ANTHONY LANE

I’m a total geek: instead of having rock star crushes, I turn over room in my heart to film critics. Luckily, the cine-phile crush I’m referring to is not Margaret or David or any of the middle-aged movie mafia in Australia, but Anthony Lane, the film dude for the
New Yorker. My crush is a text-only thing (and I don’t mean that in Shane Warne SMS-affair kinda way, I get a heady thrill out of reading Anthony Lane’s reviews, but that’s all. I’m not drooling over photos of him I’ve harvested through Google or plotting how to pole-vault myself into his life, it’s all about the words. But damn, what good words they are!)

And accordingly, I’m resorting to the geeky, lazy-ass way of explaining why I like something: lists.

A LIST OF RANDOM BUT WORTHY ANTHONY LANE SNIPPETS

THE PHANTOM OF THE OPERA
The Phantom, for example, keeps swishing his cloak to one side at random intervals, like Batman getting rid of a bad smell. To be fair, his singing voice has its own melodious texture, which is sure to revive fond memories for anybody who has worked in a marble-grinding factory.

HIDDEN
To some degree, Hidden is a cat-and-mouse thriller, the only problem being that mouse and cat insist on swapping roles.

THE DA VINCI CODE
“A half-eaten power lunch,” one of the saddest phrases I have ever heard

STAR WARS: EPISODE III
Anakin keeps having problems with his dark side, in the way that you or I might suffer from tennis elbow, but Yoda, whose reptilian smugness we have been encouraged to mistake for wisdom, has the answer. “Train yourself to let go of everything you fear to lose,” he says. Hold on, Kermit, run that past me one more time. If you ever ... spawned a brood of Yodettes, are you saying that you’d leave them behind at the first sniff of danger? Also, while we’re here, what’s with the screwy syntax? Deepest mind in the galaxy, apparently, and you still express yourself like a day-tripper with a dog-eared phrase book. “I hope right you are.” Break me a fucking give.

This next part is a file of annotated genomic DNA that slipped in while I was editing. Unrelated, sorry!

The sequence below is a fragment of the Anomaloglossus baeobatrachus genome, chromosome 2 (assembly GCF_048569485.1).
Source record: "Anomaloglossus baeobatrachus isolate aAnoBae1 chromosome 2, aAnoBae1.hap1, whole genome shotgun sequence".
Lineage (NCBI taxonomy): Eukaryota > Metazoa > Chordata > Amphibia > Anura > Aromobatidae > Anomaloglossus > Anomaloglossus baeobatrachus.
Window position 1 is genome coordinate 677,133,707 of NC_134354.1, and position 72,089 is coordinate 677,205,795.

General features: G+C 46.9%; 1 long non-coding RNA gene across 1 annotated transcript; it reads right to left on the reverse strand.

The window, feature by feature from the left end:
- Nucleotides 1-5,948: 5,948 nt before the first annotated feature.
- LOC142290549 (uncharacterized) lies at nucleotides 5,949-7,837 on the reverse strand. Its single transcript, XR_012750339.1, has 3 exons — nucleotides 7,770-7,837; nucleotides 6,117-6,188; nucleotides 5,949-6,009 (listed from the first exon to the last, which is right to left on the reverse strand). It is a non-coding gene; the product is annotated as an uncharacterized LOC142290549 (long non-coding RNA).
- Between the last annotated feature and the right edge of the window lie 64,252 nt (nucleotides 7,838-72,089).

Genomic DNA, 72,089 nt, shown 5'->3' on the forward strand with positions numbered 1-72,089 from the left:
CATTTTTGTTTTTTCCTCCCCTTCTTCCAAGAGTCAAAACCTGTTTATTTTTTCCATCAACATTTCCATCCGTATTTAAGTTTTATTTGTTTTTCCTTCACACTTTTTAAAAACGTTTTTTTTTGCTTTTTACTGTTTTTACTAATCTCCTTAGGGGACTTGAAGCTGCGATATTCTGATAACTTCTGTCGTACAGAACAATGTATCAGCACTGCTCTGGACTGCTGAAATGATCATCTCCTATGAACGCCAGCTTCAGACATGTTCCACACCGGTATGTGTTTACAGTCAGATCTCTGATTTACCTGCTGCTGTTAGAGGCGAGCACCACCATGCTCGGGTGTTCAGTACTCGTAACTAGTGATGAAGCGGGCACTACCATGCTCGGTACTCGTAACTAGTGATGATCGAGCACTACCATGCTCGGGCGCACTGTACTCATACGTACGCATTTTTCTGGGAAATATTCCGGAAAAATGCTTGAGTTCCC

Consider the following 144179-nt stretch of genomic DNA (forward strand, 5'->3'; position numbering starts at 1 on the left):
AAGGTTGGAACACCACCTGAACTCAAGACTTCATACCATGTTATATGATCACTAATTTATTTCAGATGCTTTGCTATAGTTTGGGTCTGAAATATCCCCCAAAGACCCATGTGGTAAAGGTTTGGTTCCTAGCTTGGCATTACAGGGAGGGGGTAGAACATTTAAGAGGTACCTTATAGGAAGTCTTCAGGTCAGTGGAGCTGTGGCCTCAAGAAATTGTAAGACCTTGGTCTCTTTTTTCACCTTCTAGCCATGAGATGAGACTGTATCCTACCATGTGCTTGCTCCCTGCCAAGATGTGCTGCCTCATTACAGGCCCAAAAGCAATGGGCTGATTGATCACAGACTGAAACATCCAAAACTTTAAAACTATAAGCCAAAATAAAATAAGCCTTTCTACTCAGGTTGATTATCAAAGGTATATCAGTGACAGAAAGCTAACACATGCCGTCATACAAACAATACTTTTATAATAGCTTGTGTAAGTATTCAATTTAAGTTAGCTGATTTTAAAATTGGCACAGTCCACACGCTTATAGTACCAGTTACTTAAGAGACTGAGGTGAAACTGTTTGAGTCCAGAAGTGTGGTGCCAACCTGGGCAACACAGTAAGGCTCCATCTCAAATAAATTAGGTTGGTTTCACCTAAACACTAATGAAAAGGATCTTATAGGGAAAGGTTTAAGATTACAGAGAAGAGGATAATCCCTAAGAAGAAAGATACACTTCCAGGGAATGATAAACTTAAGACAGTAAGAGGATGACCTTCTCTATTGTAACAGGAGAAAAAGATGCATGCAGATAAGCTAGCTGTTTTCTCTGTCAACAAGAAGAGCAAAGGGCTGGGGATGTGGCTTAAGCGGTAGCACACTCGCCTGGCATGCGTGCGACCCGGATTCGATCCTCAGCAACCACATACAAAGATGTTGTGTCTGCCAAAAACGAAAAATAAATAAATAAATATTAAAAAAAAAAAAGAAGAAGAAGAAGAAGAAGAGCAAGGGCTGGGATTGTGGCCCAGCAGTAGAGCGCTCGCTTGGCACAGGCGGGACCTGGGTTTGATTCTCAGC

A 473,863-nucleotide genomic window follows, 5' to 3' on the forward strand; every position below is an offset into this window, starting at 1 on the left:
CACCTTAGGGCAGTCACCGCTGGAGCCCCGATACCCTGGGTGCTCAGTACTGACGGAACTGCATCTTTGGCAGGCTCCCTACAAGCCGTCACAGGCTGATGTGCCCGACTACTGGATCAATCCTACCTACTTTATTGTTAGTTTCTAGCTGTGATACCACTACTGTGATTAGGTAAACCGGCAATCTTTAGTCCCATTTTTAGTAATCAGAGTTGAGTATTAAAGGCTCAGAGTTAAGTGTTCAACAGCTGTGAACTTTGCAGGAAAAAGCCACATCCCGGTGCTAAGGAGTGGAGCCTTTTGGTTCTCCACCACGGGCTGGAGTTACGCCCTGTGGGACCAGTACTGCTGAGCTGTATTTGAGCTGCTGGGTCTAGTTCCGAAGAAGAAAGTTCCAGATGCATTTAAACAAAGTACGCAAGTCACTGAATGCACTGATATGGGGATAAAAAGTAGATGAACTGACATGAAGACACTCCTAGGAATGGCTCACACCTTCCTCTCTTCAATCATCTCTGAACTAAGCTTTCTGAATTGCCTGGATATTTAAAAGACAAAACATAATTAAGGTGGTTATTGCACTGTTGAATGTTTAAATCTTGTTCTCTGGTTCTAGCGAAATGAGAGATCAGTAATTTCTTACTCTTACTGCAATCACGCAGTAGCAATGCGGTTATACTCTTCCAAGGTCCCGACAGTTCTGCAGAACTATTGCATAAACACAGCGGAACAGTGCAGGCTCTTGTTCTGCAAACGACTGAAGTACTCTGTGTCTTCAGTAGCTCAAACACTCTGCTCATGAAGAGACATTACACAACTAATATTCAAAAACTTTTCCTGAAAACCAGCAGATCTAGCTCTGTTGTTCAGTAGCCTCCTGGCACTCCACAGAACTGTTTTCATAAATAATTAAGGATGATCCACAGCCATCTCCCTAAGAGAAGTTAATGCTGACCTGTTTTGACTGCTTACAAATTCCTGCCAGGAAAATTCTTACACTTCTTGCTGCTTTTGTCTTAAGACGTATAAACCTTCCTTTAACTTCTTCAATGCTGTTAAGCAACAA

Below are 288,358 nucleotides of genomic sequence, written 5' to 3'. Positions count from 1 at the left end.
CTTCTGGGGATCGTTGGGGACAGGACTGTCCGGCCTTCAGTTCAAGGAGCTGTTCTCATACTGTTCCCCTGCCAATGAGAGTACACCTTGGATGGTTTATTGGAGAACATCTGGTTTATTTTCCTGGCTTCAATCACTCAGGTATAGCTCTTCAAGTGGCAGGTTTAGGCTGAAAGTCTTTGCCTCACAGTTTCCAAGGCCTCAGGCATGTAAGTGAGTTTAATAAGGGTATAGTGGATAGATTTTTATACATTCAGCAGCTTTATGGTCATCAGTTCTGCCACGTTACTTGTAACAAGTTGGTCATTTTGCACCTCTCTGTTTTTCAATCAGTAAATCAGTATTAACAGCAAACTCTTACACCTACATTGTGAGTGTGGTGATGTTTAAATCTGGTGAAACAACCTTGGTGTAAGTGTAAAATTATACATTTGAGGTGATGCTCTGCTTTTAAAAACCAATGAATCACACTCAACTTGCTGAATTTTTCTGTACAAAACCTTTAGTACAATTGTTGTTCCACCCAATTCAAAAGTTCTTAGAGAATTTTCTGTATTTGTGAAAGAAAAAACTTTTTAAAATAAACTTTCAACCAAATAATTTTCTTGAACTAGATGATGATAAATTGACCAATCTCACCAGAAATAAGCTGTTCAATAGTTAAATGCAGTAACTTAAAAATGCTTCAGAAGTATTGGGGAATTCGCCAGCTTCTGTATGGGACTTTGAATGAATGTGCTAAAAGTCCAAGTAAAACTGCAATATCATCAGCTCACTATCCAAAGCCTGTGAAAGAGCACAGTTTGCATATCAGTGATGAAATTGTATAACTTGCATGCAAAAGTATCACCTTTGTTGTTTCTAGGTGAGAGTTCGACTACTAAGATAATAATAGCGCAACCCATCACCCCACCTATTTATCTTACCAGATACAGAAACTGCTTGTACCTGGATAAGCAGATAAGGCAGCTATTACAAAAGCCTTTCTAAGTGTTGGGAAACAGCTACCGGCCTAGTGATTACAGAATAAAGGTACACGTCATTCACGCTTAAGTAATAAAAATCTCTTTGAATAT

HARRY POTTER
Now fourteen ... Harry's voice, like that of his best friend, Ron (Rupert Grint), sounds like the mating cry of an oboe.

INSIDE MAN
The more it sags as a thriller, the more it jabs and jangles as a study of racial abrasion. A hostage is released, and an armed cop shouts, “He’s an Arab!” The hostage replies, “I’m a Sikh,” and you can hear the weariness at the edges of his fear. Another hostage is quizzed by Frazier about his name: “Is that Albanian?” “It’s Armenian,” the man explains. “What’s the difference?” Frazier asks, not that he cares either way. It is these small, peppery incidents of strife—far more than the stridency of recent [Spike] Lee projects like “Bamboozled” and “She Hate Me”—that show the director at his least abashed and most tuned to current anxieties, and that mark him out, for all the fluency of his camera, as the anti-Renoir of our time. “Grand Illusion” offered the ennobling suggestion that national divisions were delusory, and that our common humanity can throw bridges across any social gulf. To which Lee would reply, Nice idea. Go tell it to the guy who just had his turban pulled off by the cops.

Lee Tran Lam

Baby Spinach, October 2006